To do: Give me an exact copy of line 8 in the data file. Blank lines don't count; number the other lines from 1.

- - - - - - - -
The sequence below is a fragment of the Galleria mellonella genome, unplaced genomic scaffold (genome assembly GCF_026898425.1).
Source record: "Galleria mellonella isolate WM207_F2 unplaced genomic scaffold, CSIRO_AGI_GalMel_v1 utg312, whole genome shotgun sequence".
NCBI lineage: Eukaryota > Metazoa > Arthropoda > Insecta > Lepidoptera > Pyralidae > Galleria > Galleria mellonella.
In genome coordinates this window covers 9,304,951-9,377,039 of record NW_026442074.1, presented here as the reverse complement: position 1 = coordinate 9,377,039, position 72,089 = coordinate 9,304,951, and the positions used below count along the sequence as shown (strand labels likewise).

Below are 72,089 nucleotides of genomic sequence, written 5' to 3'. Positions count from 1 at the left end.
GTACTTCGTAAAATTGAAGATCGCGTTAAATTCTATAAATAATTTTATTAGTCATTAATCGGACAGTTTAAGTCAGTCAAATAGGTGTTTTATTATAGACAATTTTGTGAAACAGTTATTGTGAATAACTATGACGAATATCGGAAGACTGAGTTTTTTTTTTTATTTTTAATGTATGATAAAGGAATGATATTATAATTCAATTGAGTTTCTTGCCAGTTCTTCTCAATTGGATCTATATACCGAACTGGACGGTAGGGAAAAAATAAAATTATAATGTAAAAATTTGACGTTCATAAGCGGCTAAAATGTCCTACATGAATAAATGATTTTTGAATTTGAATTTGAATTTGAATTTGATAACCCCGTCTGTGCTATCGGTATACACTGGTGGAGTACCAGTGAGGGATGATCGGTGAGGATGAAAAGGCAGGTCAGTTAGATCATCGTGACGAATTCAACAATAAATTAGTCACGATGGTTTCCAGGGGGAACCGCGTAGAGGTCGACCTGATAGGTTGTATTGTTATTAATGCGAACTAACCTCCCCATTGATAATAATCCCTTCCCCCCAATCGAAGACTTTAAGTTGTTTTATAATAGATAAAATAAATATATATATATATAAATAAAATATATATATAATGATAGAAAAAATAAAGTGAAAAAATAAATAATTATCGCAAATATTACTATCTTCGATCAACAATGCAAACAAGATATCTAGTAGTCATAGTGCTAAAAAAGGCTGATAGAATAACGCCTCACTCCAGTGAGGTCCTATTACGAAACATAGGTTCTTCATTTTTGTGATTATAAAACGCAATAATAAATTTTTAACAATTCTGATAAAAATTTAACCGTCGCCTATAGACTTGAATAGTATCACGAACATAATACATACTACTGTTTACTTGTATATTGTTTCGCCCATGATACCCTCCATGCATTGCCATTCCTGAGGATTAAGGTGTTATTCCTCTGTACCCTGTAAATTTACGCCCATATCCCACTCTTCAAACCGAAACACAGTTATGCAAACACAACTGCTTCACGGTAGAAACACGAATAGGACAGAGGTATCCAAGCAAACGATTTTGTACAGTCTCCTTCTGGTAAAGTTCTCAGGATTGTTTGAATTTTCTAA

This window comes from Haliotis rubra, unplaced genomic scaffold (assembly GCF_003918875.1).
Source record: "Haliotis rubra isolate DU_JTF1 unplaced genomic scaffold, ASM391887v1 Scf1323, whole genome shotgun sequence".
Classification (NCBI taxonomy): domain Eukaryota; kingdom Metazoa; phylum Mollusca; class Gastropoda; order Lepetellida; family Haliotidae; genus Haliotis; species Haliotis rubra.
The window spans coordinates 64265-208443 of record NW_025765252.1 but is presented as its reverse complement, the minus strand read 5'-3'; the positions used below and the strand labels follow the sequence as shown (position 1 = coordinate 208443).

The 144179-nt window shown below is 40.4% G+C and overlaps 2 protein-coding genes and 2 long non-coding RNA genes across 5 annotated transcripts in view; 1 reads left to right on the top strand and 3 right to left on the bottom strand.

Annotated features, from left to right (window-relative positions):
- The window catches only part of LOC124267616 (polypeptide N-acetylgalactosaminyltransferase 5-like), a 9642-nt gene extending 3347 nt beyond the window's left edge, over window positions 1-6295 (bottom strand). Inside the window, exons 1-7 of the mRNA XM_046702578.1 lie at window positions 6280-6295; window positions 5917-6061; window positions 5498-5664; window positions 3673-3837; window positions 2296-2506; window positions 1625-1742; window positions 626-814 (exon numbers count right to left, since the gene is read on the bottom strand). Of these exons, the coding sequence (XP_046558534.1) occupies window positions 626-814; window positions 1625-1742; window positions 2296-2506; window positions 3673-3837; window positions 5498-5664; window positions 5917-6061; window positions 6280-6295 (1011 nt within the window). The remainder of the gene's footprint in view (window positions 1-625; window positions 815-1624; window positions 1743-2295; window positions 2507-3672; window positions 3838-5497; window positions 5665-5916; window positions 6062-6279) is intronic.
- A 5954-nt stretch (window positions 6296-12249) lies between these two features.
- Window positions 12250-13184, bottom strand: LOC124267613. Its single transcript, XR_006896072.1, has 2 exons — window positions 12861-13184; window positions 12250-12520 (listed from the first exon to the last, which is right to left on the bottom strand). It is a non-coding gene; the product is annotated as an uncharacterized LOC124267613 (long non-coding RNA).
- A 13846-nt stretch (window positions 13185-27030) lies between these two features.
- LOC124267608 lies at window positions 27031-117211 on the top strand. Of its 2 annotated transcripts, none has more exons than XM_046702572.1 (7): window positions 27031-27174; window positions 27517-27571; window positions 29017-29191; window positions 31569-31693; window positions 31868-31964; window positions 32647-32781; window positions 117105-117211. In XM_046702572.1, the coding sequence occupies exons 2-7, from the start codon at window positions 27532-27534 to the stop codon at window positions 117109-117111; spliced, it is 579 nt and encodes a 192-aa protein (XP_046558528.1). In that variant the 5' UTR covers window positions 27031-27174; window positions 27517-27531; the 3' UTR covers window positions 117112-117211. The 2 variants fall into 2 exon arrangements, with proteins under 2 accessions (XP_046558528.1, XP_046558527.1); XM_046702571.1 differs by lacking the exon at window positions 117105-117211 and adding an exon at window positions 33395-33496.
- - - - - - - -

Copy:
Source record: "Haliotis rubra isolate DU_JTF1 unplaced genomic scaffold, ASM391887v1 Scf1323, whole genome shotgun sequence".